I've meant to read The Feminine Mystique for years, since it was so influential back in the day, but it's huge and I figured it would be boring.  When I spotted this analysis of the book, it took me a while to decide to read it without reading Feminine Mystique first.  But I'm pretty happy that I did, because Coontz is interesting and also not 800 pages long.

Coontz offers up a capsule description of the book itself, the context it was written in, the impact it made, and the book's strong and weak points -- as well as some things Friedan wasn't necessarily entirely truthful about.  It makes for pretty good reading!

She also tries to blow up some myths about Feminine Mystique.  People have often described it as a book that encouraged women to ignore husband, children, and home in favor of focusing on a full-time career, which apparently is not really accurate.  Friedan felt that the social roles women had been boxed into after WWII cheated both men and women of deeper relationships, and suggested that it would be fine if women had a range of options.   Women might like to stay home with small children, but work once they got older.

There are complaints, too, that Friedan focused on middle-class white women to the exclusion of everybody else, and seemed not to even realize that most working women were not going to have a creatively fulfilling career.  While Friedan didn't leave out everybody else entirely, she did aim the book squarely at middle-class white women for a reason, and left out any mention of her earlier, pre-war work that was all about poor and working-class people.  Friedan also painted with a very broad brush and ignored cultural elements that contradicted her thesis.

It was really fascinating, though, to read about the cultural zeitgeist of the 1950s.  While, sure, plenty of women worked, the universal ideal seems to have been for a woman to stay at home and submerge herself in her family's interests.  The kicker was that wanting anything else was, conventional wisdom said, abnormal.  Probably a neurosis.  On the other hand, American society was in terrible shape because of the scourge of over-involved mothers, who feminized their husbands and children.  That was a neurosis too.   (If you were a cold mother, that would cause autism.  Too much mothering led to homosexuality.  And mixed messages caused schizophrenia.)  So it was a double-bind -- a wonderful example of the favorite American pastime of blaming moms for pretty much everything.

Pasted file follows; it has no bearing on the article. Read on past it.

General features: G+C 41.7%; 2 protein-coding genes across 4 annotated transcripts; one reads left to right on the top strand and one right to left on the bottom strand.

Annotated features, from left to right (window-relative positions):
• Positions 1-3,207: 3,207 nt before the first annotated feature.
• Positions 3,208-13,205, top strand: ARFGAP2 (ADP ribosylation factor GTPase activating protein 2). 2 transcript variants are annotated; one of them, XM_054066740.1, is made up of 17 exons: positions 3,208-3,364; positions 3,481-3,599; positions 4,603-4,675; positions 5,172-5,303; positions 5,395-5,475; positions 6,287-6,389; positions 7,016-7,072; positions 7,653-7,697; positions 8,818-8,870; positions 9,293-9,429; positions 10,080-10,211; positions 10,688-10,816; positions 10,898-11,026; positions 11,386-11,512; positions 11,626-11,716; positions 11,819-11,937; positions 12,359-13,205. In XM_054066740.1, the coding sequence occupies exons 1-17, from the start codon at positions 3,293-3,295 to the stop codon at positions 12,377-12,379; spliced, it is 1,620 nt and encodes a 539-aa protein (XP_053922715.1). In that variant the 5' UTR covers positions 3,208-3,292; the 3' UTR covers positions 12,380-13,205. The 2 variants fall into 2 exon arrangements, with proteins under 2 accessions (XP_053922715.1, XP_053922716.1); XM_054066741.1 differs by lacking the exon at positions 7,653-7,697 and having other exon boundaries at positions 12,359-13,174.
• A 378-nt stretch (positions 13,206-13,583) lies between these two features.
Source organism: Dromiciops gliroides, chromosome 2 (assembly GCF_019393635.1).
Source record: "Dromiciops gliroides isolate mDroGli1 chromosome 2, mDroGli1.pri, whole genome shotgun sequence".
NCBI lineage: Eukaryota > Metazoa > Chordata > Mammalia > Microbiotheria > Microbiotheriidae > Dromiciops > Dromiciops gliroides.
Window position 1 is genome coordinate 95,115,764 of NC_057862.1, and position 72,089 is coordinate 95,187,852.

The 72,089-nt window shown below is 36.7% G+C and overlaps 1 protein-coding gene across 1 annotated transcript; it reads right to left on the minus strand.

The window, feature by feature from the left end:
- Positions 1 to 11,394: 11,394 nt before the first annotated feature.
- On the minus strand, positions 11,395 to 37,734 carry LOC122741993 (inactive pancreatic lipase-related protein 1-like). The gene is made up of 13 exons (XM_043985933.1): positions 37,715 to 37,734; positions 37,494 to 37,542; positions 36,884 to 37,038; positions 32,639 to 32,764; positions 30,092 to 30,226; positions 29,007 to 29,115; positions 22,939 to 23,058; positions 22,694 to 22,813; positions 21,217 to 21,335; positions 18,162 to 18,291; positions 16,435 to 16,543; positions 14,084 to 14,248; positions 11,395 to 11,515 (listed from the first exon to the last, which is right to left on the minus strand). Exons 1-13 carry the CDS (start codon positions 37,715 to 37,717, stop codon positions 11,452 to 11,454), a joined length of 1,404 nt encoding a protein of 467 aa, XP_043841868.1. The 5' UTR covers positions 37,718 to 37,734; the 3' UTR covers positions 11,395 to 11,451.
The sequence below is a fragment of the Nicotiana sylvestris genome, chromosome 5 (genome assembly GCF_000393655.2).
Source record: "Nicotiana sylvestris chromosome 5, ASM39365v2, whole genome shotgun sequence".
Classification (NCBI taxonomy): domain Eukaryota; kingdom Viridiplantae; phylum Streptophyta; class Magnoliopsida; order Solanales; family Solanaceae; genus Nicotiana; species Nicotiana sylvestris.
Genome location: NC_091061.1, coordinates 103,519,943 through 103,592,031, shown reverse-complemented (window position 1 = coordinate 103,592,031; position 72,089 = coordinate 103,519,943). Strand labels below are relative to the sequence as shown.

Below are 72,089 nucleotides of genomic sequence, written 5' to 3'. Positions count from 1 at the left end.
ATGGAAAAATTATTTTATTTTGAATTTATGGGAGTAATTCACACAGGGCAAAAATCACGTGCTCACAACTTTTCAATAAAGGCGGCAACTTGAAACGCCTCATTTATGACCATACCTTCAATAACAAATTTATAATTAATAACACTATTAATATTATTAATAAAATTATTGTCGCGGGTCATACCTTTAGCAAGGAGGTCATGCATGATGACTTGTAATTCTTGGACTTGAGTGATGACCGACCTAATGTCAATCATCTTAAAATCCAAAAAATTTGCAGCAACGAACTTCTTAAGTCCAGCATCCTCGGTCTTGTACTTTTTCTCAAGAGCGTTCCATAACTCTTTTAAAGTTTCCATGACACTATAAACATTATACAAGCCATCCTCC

The women who responded to Feminine Mystique usually felt guilty for being unhappy.  They loved their husbands and children, they had more material prosperity than their mothers had, they had easy lives, and yet they were mysteriously unhappy and couldn't explain why.  So they felt ungrateful and like something must be intrinsically wrong with them.  They knew they were privileged compared to a lot of other people, and so they blamed themselves, or thought maybe an affair was the answer?  What Friedan was telling them was that 'it's not just you; there is something wrong with these expectations.'

Some quotations:
The assignment of women to a passive, secondary role in social life, which had once been ascribed to duty, social custom, God's will, or innate differences in ability, was now declared to be a woman's only route to personal fulfillment.  Psychiatrist Helene Deutsch declared that the modern woman renounced 'originality' and personal aspiration not out of coercion but 'out of her own needs,' which were best met by identifying with her husband's achievement...

Farnham put it succinctly...Boys could not develop into successful men nor girls into fulfilled women if society made the mistake of regarding its citizens 'not primarily as male and female, but as people.'  [reminds me of Dorothy Sayers, with her essay "Are Women Human?"]

Prior to the 1940s and 1950s, a woman was condemned if she did not do what was expected of her.  In the 1950s, she was pitied if she did not want what was expected of her.

Other mixed messages abounded.  A woman was told that she should put nothing above her dovotion to her children, her love for her husband, and her delight in her home, but she was sternly warned against devoting so much attention to her family that she smothered her children and emasculated her husband.

Janice K. was 36 and the mother of ten-year-old twins when a friend sent her Feminine Mystique in 1963.  The year before, she had seen a psychiatrist for eight months without ever getting to the bottom of her 'troubles.'  She became so indignant when she read the book that she sent a copy to her therapist 'with a note saying he should read it before he ever again told a woman that all she needed to do was to come to terms with her 'feminine nature.''

Friedan actively encouraged the belief that she was writing from her own middle-class experience, speaking to the largely apolitical, white, middle-class, suburban woman because she had been one herself.

Women who attended college in the 1950s were especially likely to have been taught the 'scientific' findings of Freudian psychiatrists and functionalist sociologists that any woman who wanted more meaning in her life than she found in the kitchen and nursery suffered from psychological maladjustment...

It was a very interesting analysis, and now I feel like I'm not really obligated to read Feminine Mystique in its entirety.  Maybe one of these days.  But I hope I got a reasonable idea of it from this very interesting contextualization, which was also much shorter.

Tuesday, May 19, 2020

A Read-Aloud Story!